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How Chanukah Speaks to us Today

L’Fi Dati: As I See It

A message from Rabbi Weintraub
Chanukah 5777, December 2016

Many of us learned, at an early age, that Chanukah is about the successful revolt of Judah Maccabee and his courageous band of Jewish fighters to liberate the Temple and Jerusalem from their occupation and defilement by the Seleucid Greek King Antiochus (c.165 BCE).

This is true. Before Antiochus, Greek rulers beginning with Alexander in the Fourth Century BCE tolerated the practice of Judaism and other particular religions in their Empire. Antiochus tried to overturn this, pillaging the Temple, attacking Jerusalem and taking Jews away as captives. The Maccabees insisted on religious freedom. They restored the observance of the Torah’s sacred laws, and brought strength and comfort to the traditionalist Jews of Judea.

The Maccabean revolt, however, was also part of a civil, inter-Jewish struggle, and this more complex aspect is — with some justification — ignored in our early Jewish education. The Maccabees also opposed other Jews, who the Second Book of Maccabees calls “Hellenizers”. Hellenizers wanted to dispense with Jewish laws and traditions, and they became influential among priests and civil Jewish leaders, especially in urban centers like Jerusalem. Some scholars believe that it was this internecine Jewish struggle which encouraged Antiochus to intervene and impose draconian laws.

The Maccabees finally prevailed, driving out Greek forces from Jerusalem, removing pagan symbols from the Temple and re-establishing Jewish worship there. Antiochus died around this time, and a Seleucid-Jewish accord restored religious freedom in Judea. The descendants of Judah Maccabee established the Hasmonean kingdom. Sadly, over the next century, furious policy disagreements wracked that kingdom, with some leaders deposed by force and even assassinated.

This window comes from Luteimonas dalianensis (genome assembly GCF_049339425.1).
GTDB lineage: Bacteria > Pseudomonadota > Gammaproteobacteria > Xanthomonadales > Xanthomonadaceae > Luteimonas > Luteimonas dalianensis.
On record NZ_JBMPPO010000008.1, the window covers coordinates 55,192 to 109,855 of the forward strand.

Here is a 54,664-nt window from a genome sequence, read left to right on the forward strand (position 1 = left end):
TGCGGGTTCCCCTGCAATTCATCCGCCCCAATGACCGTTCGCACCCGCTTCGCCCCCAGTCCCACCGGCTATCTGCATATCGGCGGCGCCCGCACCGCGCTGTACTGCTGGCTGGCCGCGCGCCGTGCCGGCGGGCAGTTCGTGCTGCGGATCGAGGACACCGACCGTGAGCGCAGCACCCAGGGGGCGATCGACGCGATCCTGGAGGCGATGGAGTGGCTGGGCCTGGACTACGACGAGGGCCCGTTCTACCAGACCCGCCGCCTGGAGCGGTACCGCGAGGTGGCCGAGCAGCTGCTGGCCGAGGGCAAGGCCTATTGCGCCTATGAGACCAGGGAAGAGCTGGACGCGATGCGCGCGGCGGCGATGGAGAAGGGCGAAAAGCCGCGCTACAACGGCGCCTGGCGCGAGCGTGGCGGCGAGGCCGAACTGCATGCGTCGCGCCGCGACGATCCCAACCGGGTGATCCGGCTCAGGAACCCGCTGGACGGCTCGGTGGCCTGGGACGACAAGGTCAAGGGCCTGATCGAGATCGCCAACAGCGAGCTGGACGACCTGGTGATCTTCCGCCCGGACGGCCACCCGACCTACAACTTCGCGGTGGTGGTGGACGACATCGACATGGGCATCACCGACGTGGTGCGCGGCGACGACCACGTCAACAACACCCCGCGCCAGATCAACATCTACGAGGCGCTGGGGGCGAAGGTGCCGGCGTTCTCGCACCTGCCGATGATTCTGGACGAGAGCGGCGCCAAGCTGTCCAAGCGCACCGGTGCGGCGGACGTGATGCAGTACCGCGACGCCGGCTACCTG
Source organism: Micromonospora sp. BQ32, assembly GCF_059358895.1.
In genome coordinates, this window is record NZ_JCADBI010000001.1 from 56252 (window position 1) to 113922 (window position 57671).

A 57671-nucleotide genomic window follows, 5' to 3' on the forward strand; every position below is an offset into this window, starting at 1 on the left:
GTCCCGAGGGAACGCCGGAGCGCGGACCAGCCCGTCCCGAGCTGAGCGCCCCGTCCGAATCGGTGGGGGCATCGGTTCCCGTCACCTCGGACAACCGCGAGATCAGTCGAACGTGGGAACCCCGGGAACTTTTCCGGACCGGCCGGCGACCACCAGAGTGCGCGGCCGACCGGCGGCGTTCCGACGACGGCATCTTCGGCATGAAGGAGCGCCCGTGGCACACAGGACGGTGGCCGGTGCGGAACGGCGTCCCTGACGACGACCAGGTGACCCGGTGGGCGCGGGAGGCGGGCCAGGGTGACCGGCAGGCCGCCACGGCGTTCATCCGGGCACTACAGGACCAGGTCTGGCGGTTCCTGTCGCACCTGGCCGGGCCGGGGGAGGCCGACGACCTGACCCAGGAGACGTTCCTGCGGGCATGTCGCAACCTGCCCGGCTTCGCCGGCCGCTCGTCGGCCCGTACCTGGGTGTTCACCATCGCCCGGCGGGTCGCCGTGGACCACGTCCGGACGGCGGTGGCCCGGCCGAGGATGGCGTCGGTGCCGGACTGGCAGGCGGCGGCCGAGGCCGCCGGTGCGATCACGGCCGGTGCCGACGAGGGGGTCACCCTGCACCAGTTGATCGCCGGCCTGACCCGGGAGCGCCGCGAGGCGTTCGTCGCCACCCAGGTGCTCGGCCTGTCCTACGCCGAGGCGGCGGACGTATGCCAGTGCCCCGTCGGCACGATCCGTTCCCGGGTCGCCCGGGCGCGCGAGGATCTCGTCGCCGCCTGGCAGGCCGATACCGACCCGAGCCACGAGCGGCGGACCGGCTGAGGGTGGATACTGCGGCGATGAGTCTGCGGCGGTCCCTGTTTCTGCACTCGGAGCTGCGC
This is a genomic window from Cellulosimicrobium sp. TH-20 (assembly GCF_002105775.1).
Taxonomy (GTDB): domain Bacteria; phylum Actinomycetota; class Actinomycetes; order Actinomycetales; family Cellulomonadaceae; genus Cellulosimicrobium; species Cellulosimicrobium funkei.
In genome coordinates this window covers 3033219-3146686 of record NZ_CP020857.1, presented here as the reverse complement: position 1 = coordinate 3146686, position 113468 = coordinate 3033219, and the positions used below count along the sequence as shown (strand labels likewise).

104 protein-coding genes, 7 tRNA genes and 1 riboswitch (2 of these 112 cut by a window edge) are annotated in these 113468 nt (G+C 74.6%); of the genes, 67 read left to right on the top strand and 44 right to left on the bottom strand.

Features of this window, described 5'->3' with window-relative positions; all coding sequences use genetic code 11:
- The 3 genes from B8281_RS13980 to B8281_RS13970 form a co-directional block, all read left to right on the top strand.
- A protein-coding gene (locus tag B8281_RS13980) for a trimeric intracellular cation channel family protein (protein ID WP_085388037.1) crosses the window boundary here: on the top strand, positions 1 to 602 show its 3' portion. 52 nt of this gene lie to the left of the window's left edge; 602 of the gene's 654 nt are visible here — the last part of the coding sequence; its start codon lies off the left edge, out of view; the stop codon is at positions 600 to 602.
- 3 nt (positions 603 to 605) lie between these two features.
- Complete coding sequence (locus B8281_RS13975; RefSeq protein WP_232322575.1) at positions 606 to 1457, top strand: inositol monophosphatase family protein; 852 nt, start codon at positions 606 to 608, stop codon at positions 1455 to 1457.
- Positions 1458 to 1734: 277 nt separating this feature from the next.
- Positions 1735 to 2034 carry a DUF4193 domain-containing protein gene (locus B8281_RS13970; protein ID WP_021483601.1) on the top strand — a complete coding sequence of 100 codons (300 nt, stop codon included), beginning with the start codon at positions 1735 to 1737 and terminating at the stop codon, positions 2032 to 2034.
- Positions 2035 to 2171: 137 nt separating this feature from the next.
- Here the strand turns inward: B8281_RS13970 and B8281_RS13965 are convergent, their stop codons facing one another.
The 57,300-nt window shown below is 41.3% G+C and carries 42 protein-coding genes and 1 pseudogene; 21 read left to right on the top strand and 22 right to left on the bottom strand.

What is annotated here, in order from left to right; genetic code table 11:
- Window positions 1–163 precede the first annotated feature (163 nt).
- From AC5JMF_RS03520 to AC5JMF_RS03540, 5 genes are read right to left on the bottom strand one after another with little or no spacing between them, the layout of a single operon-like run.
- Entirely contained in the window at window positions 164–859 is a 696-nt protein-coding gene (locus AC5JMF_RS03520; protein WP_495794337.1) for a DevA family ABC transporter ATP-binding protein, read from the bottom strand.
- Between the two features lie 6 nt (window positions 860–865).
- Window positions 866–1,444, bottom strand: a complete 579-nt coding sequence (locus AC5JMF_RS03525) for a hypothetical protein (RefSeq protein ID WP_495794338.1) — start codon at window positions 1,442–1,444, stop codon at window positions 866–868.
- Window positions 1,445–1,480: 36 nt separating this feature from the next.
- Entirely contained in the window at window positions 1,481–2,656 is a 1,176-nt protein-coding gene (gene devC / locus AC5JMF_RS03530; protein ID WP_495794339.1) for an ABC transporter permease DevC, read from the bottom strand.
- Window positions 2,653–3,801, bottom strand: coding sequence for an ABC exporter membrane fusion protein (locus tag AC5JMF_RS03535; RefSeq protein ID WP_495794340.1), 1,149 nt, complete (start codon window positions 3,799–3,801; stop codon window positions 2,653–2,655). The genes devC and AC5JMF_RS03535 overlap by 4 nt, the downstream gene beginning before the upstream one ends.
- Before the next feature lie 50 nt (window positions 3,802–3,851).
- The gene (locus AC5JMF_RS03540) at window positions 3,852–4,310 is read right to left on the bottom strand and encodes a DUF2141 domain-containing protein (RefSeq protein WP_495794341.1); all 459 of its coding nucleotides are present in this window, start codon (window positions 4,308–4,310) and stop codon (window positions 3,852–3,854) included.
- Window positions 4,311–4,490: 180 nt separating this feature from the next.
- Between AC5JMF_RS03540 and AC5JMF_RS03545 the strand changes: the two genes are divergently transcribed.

What I learn from all of this is that even our sacred institutions are human artifacts. They are only as strong as the integrity of their rulers and the knowledge and values of their adherents. No human institution, from the ancient priesthood and Greek monarchy to the American Rabbinate or US Congress today, is immune from laziness or corruption.

This is not an argument to abolish these institutions, which also preserve our social ideals and keep us secure. But the history of Chanukah shows how evil can intrude on the good. In fact, our tradition recognized this 1000 years before the Maccabees, with the great Avodah service of Yom Kippur (Leviticus 16, re-enacted symbolically every year in the Synagogue). Then, the High Priest would cast lots on two goats. The first was “for G-d…to make atonement for the Sanctuary” and the second was “for Azazel…for all (the Israelites’) transgressions”. Before we atoned for our sins, we had to atone for the ways in which our selfishness or short-sightedness defiled even sacred institutions.

So, even our venerated institutions and exalted leaders are vulnerable to corruption. Shall we then despair? Only if we imagine that our goal is perfection. But we are not obliged to be perfect, as individuals or as a society. We are enjoined to rise again and again, to realize the values of Torah day to day in our world.

When we want to restore public institutions, the process begins, as in all Teshuva (repentance) with contrition, a sense of shame. We feel in our kishkes how distant we have become from our founding ideals and hopes. Then, we remember that we have a path of restoration. As Jews, we believe that a time will come when innocent suffering will end, fear will end, and war will end. In the meantime, we pave the way for that era one Mitzvah at a time. Redemption is a process that goes on all the time, in our individual lives and in society.

So, Judaism endorses a life of political and spiritual activism. Like Judah Maccabee and his followers, we train our bodies and energies in concrete Mitzvot, and so begin to set aside questions and despair. Mitzvah gorreret Mitzvah. One Mitzvah occasions another. Each act builds intention and faith. We become involved. We accept responsibility. Especially, we share in the agony of society’s most vulnerable, and in their cries for justice. Compassion becomes power.

From an initial, inchoate sense of hopelessness or revulsion, we can move to vision and mobilization. Guided by Jewish and American values, we can join with peoples of all faiths, or no faith, and return our country to its highest ideals, human equality, tolerance, appreciation of learning, and magnanimity of heart.

Chag Urim Samei’ach May you and your families enjoy a joyous and inspiring Chanukah

Rabbi Weintraub

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